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Tuesday, February 15, 2005 | Perhaps inspired by the bouquets of flowers and pink heart-shaped balloons that bobbed in the hands of delivery boys through the corridors of City Hall on Monday, opposite arms of city of San Diego leadership embraced each other after a week of quarrels to agree on a key step in extracting the city from its financial freeze.
The heralded agreement comes in the form of one person: Lynn Turner. He is the former chief accountant of the Securities and Exchange Commission, and his singular task is to combine a series of separate investigative reports and work with the city’s accountants, KPMG, to release the long-delayed 2003 fiscal year audit.
On hold since last year because of questions surrounding the culpability of errors and omissions in the city’s bond disclosures to investors, the audit must be completed for the city to reenter the financial markets and deal with its fiscal crisis.
All sides share the optimistic view that Turner, a specialist in financial reporting, will play the cupid that ultimately captures KPMG’s hardened heart.
“I think it is the final piece of the puzzle to completing the 2003 audit,” said Mayor Dick Murphy at a morning news conference in City Hall announcing the retention of Turner. The City Council later unanimously approved his hiring.
Although not invited to the press conference, City Attorney Mike Aguirre – whose shaky relationship with Mayor Dick Murphy and the City Council appeared completely shattered last week after accusing many of them of civil securities law violations – held his own media gathering later in the afternoon to support the hiring of Turner.
“We have found the one thing that the mayor, the city manager [Lamont Ewell] and the city attorney can agree on, and that’s hiring you,” said City Councilwoman Toni Atkins to Turner at an afternoon council hearing.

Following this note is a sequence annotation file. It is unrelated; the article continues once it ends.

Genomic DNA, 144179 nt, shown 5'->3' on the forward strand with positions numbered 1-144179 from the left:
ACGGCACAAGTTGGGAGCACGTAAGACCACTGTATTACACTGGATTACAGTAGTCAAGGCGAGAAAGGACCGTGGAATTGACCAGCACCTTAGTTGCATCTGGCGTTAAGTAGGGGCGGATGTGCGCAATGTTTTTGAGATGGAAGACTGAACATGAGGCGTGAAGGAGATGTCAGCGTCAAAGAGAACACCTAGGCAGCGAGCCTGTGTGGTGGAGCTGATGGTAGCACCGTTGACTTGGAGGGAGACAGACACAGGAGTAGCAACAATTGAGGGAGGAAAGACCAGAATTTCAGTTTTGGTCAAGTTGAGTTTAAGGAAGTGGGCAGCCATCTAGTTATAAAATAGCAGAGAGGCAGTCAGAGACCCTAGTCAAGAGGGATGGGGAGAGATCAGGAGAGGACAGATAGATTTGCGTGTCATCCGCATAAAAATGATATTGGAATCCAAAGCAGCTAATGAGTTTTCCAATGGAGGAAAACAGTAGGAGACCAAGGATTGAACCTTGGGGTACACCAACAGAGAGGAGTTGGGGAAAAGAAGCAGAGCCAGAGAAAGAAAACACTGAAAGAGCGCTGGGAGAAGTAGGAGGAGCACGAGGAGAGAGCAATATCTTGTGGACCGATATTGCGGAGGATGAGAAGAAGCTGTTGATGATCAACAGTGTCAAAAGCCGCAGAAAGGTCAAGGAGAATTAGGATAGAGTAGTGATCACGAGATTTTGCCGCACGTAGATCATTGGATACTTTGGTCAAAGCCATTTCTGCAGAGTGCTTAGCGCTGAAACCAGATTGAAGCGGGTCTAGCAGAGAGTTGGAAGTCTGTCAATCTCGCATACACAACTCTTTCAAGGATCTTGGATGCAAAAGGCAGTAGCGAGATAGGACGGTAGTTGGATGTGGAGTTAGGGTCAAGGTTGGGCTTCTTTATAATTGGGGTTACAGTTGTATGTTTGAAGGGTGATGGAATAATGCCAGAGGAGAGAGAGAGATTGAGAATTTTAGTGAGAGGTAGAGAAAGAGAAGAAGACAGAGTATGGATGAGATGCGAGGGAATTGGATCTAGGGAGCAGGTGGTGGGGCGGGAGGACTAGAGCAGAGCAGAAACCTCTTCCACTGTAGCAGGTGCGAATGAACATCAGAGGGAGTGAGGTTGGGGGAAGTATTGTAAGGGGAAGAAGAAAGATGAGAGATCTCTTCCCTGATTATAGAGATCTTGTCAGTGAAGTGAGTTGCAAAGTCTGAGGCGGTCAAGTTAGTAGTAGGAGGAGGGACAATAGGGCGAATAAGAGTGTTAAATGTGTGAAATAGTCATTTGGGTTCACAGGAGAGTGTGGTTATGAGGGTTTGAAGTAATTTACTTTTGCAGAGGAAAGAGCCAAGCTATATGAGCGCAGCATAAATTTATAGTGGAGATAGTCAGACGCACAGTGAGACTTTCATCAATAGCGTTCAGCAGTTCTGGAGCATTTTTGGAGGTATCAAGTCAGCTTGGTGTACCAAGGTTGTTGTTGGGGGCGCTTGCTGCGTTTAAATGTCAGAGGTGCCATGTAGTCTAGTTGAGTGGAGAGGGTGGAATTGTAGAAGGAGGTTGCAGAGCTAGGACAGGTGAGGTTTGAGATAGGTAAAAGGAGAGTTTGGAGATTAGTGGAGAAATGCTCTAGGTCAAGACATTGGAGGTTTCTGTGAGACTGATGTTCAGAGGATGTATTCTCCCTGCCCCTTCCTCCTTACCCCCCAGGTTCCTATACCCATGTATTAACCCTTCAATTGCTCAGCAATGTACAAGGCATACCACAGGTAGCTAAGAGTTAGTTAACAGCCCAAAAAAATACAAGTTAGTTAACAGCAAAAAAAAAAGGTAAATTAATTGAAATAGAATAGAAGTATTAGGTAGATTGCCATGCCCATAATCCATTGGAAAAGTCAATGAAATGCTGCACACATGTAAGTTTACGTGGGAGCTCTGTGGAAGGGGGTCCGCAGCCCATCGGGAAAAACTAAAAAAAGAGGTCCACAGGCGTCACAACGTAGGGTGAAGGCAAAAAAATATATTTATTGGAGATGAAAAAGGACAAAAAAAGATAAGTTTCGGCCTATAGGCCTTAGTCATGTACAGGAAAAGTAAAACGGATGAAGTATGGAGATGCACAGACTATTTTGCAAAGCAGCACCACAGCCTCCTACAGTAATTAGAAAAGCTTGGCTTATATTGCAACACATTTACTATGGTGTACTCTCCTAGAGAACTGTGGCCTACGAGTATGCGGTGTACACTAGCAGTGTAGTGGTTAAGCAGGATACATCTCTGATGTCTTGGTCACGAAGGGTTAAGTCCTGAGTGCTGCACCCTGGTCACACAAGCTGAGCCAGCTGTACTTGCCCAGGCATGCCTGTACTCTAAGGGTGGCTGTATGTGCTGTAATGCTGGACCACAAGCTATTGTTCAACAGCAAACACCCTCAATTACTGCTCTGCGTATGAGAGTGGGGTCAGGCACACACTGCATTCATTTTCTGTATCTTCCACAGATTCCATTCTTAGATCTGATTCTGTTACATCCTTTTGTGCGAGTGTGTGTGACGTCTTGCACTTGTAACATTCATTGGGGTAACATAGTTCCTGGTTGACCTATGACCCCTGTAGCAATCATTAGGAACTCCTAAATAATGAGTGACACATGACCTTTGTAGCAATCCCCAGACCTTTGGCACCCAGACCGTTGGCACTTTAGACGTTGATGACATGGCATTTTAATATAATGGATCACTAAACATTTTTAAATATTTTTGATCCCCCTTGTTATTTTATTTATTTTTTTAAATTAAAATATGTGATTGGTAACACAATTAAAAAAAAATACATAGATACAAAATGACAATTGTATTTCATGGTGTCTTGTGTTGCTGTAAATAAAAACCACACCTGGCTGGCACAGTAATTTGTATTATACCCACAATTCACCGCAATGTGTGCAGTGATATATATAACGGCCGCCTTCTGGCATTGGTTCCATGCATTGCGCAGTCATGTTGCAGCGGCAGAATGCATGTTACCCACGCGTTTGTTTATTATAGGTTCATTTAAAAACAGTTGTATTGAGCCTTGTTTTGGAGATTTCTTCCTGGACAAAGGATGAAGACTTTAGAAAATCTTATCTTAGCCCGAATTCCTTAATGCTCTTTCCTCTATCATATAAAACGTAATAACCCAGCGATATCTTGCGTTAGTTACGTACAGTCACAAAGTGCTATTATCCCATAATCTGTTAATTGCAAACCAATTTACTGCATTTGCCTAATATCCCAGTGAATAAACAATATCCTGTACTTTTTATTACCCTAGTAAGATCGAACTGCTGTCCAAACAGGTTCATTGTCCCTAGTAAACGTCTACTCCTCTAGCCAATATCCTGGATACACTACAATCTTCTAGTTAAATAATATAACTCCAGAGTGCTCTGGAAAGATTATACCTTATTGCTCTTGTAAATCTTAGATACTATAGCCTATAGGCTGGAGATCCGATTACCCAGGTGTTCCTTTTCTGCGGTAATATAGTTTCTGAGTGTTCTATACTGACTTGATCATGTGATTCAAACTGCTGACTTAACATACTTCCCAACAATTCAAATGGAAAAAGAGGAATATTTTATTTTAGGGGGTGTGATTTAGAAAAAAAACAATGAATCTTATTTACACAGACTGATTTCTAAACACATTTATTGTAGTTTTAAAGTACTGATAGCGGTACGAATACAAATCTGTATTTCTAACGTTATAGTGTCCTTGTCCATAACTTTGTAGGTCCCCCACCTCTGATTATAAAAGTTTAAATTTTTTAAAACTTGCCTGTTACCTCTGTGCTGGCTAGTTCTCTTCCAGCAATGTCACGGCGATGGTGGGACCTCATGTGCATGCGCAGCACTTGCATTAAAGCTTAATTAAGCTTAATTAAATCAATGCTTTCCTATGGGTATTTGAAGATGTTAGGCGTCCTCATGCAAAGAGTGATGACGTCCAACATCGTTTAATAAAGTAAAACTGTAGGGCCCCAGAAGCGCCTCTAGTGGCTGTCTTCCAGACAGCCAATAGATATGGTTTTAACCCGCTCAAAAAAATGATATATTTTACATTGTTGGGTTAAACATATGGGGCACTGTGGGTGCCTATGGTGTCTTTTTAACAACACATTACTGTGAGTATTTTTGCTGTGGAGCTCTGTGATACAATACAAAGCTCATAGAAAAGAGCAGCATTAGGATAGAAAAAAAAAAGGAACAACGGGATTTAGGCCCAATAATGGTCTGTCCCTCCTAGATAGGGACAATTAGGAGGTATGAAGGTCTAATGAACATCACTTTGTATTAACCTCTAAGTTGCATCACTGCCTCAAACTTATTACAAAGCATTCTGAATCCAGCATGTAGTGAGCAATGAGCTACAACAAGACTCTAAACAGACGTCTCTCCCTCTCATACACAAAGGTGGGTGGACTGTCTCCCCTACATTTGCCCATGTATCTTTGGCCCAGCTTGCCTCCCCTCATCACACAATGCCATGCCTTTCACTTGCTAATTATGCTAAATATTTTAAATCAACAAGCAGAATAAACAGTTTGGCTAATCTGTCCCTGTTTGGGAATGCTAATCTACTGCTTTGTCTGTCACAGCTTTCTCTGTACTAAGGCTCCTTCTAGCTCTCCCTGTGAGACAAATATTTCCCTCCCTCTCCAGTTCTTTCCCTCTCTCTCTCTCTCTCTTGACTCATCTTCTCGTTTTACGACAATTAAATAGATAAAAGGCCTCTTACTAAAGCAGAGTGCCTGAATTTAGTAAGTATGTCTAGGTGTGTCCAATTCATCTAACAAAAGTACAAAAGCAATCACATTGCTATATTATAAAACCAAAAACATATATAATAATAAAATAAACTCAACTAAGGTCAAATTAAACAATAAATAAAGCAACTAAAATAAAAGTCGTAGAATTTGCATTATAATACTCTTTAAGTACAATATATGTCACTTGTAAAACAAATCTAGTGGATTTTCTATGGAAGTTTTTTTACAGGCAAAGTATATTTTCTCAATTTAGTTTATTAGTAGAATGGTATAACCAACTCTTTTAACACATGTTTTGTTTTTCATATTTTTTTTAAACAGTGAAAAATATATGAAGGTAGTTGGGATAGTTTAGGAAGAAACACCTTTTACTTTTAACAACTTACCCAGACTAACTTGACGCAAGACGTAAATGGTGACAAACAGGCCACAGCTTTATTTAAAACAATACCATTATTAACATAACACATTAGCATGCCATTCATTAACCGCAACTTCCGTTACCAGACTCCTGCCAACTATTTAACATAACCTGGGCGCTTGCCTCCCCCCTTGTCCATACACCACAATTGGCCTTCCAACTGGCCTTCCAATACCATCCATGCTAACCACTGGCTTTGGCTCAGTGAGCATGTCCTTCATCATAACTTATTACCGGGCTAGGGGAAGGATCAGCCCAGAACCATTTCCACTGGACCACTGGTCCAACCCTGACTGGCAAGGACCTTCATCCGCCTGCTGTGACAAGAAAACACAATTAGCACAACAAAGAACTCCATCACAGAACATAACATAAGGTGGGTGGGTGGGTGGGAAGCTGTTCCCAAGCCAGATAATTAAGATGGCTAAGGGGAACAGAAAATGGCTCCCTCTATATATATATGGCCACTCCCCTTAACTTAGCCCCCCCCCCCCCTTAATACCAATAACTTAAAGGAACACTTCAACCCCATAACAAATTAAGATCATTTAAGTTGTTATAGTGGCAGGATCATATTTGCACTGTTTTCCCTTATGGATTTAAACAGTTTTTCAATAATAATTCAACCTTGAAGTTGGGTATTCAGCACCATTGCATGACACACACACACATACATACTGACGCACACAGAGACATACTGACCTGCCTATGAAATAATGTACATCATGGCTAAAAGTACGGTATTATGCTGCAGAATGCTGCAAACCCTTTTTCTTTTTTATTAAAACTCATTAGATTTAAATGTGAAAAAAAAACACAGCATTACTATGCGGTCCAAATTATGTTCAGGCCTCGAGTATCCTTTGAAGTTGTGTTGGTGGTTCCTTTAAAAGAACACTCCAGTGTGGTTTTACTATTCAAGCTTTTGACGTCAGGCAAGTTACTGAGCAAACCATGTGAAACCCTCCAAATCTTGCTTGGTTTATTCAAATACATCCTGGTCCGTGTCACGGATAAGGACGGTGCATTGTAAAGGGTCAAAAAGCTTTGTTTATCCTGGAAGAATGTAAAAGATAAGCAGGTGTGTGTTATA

Turner’s task is to combine investigative reports from Aguirre and Vinson & Elkins, the law firm hired to represent the city before the SEC. City officials found out last fall that their self-investigation by Vinson & Elkins wasn’t enough to satisfy KPMG because it didn’t explore possible illegal acts by city officials.
The investigative appendix from Vinson & Elkins is expected in the next three to four weeks, said City Councilman Scott Peters. Officials still couldn’t speculate on when the audit would be complete.
To date, the city has paid $2.26 million to Vinson & Elkins and $1.64 million to KPMG; both contracts have been extended from their original figures. The initial expenses for Turner are expected to be between $250,000 and $300,000.
Turner is expected to independently assess the city’s accounting practices and history, and advise the city on changes that could be necessary for the audit to be certified. Without the audit, the city remains banished to financial Siberia without access to cash to complete short-and long-term projects.
“The lack of the fiscal year 2003 audit is probably the most serious issue facing the city today,” said City Councilman Michael Zucchet. He frequently butts heads with Aguirre publicly. Monday, Zucchet thanked his former campaign supporter; Aguirre applauded and congratulated his frequent foes Murphy and Ewell.
“I’m hoping today’s news will usher in a new era,” Aguirre said.
One big catch in the Valentine’s Day celebration: Officials admit publicly they don’t know what KPMG’s audit will reveal regarding the city’s fiscal standing.
Zucchet and fellow Councilman Jim Madaffer said they spoke directly with KPMG representatives last week, and the two councilmen reported that the auditor approved of Turner’s hiring.
“KPMG believes we are on the right path,” Zucchet said.
KPMG also requested that board members of the embattled San Diego City Employees’ Retirement System waive their attorney-client privilege to help the audit draw to a close. To date, the board has guarded information it believes falls under attorney-client privilege.
Without this information, Turner said the city may need to amend the footnotes of its audit or modify its disclosures.
Aguirre called on Murphy to assert his bully pulpit and make sure that the seven city-controlled members of the new retirement board – to begin in April – agree to this idea before their appointments. The mayor will nominate and the council confirm seven of the 13 new board members.
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